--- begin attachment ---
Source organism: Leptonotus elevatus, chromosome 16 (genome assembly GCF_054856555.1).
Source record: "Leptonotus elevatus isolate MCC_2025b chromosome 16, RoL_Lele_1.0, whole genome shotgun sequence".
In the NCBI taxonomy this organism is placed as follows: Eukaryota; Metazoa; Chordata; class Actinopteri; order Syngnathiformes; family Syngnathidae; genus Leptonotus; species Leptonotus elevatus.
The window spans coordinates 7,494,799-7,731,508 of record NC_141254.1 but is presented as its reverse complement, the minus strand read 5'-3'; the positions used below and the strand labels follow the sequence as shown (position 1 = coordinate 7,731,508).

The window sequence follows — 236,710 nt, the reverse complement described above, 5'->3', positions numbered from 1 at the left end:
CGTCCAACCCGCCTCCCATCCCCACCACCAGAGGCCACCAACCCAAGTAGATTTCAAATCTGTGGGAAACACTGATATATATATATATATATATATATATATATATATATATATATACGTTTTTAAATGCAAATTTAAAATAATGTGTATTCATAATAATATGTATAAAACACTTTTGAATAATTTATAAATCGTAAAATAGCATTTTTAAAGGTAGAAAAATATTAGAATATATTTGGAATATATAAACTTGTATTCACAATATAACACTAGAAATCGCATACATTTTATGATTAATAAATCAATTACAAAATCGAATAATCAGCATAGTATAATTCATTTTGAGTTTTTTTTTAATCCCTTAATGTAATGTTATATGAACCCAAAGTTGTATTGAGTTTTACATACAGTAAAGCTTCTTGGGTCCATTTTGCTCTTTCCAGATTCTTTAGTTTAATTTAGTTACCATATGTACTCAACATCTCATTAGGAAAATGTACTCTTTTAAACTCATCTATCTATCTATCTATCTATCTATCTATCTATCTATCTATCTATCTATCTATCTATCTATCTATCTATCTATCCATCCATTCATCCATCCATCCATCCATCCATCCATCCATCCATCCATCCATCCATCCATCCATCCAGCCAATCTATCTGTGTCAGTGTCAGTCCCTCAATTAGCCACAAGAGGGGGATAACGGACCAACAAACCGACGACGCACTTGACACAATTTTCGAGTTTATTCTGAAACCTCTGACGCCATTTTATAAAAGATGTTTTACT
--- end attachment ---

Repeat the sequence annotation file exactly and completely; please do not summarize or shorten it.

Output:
Source organism: Leptonotus elevatus, chromosome 16 (genome assembly GCF_054856555.1).
Source record: "Leptonotus elevatus isolate MCC_2025b chromosome 16, RoL_Lele_1.0, whole genome shotgun sequence".
In the NCBI taxonomy this organism is placed as follows: Eukaryota; Metazoa; Chordata; class Actinopteri; order Syngnathiformes; family Syngnathidae; genus Leptonotus; species Leptonotus elevatus.
The window spans coordinates 7,494,799-7,731,508 of record NC_141254.1 but is presented as its reverse complement, the minus strand read 5'-3'; the positions used below and the strand labels follow the sequence as shown (position 1 = coordinate 7,731,508).

The window sequence follows — 236,710 nt, the reverse complement described above, 5'->3', positions numbered from 1 at the left end:
CGTCCAACCCGCCTCCCATCCCCACCACCAGAGGCCACCAACCCAAGTAGATTTCAAATCTGTGGGAAACACTGATATATATATATATATATATATATATATATATATATATATATACGTTTTTAAATGCAAATTTAAAATAATGTGTATTCATAATAATATGTATAAAACACTTTTGAATAATTTATAAATCGTAAAATAGCATTTTTAAAGGTAGAAAAATATTAGAATATATTTGGAATATATAAACTTGTATTCACAATATAACACTAGAAATCGCATACATTTTATGATTAATAAATCAATTACAAAATCGAATAATCAGCATAGTATAATTCATTTTGAGTTTTTTTTTAATCCCTTAATGTAATGTTATATGAACCCAAAGTTGTATTGAGTTTTACATACAGTAAAGCTTCTTGGGTCCATTTTGCTCTTTCCAGATTCTTTAGTTTAATTTAGTTACCATATGTACTCAACATCTCATTAGGAAAATGTACTCTTTTAAACTCATCTATCTATCTATCTATCTATCTATCTATCTATCTATCTATCTATCTATCTATCTATCTATCTATCTATCTATCCATCCATTCATCCATCCATCCATCCATCCATCCATCCATCCATCCATCCATCCATCCATCCATCCAGCCAATCTATCTGTGTCAGTGTCAGTCCCTCAATTAGCCACAAGAGGGGGATAACGGACCAACAAACCGACGACGCACTTGACACAATTTTCGAGTTTATTCTGAAACCTCTGACGCCATTTTATAAAAGATGTTTTACT